She was the "new Katarina Witt", even defeating Katarina at the 1994 German National Championships and performing strongly at the 1994 Winter Olympics and later at the 1994 World Championships in Makahari, Japan, where she won the bronze medal behind an emotional and tantrum throwing Surya Bonaly. And then injuries and inconsistency began to plague her and just when it got bad, it got worse. Tanja contracted a rare and near deadly combination of viral infections that nearly killed her. As the saying (and Kelly Clarkson) says "what doesn't kill you makes you stronger". Battling back from illness, Tanja really arrived back on the scene in the fall of 1997 just in time for the Champions Series (now called the Grand Prix) and rocked her way through her Grand Prix assignments and gave the skate of her life at the 1997 Champions Series Final, nailing each and every element and finishing a controversial 2nd to Tara Lipinski. Sadly, things again unravelled when she had to withdraw from the 1998 Winter Olympics in Nagano due to illness and did not deliver the same outstanding skates she had throughout the fall at the World Championships that year. I stole her "Speed" movie soundtrack music, she went on to star in German soap opera "Unter Uns" and skate pairs with Norman Jeschke in Holiday On Ice. The rest, they say, is history.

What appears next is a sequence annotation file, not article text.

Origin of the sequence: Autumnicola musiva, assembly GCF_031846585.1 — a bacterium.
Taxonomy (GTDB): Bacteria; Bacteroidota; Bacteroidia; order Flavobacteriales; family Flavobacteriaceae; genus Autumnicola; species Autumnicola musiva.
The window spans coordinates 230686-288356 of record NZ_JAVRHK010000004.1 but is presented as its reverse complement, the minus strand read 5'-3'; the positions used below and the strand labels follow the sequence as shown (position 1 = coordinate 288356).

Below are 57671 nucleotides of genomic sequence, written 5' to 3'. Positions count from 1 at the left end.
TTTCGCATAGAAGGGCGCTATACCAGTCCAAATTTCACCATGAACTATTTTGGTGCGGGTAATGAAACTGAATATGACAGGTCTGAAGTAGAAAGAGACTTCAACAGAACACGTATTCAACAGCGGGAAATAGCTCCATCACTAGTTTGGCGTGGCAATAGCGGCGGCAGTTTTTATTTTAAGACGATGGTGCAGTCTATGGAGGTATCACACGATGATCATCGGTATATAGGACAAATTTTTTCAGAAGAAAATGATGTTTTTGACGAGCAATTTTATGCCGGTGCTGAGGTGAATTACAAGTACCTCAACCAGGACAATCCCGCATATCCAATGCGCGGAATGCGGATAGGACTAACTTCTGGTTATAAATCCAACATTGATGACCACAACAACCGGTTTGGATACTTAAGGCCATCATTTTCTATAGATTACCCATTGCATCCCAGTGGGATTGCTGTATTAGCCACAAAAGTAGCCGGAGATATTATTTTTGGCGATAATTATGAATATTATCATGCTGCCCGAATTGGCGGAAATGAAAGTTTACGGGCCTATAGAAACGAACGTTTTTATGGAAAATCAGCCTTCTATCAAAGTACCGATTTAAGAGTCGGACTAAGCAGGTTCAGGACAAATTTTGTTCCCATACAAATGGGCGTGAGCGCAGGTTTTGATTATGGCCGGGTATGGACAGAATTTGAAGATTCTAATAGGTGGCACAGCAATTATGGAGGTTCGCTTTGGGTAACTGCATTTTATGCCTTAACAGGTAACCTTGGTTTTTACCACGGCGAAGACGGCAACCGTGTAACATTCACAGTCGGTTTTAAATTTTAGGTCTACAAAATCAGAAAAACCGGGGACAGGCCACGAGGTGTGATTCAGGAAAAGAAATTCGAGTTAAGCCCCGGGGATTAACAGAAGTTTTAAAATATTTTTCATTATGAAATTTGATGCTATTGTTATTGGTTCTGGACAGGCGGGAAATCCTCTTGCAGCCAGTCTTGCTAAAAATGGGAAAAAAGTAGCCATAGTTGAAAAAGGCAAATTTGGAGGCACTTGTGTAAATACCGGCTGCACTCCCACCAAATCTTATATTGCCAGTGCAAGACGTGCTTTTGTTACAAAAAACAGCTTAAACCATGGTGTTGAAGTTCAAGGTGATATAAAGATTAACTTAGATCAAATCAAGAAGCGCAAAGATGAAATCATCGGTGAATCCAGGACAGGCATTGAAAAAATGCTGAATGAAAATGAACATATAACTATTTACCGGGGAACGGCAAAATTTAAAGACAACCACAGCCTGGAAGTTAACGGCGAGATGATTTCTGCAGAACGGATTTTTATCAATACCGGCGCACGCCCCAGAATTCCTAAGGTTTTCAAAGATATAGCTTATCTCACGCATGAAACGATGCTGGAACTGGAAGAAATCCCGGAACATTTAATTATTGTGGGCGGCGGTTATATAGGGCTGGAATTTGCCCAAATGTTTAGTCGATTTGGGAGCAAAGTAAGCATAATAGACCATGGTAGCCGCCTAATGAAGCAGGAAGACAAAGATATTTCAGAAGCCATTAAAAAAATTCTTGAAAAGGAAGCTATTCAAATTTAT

Always "controversial", always entertaining and always pushing boundaries, the three time U.S. National Champion Johnny Weir may have gotten married and settled into life as a reality star on his LOGO reality show "Be Good Johnny Weir", but he wasn't done competing just yet. Weir staged a comeback by competing at the 2012 Finlandia Trophy, finishing off the podium. He initially had planned to continue on to try to reclaim his U.S. title at the 2013 U.S. Figure Skating Championships in Omaha, Nebraska, stating he needed to step back and prepare more before continuing to compete at that level. At any rate, love him or not, you have to respect the courage and tenacity it takes to try to return to competition after time away. If there's one thing that Johnny Weir IS, it is fearless.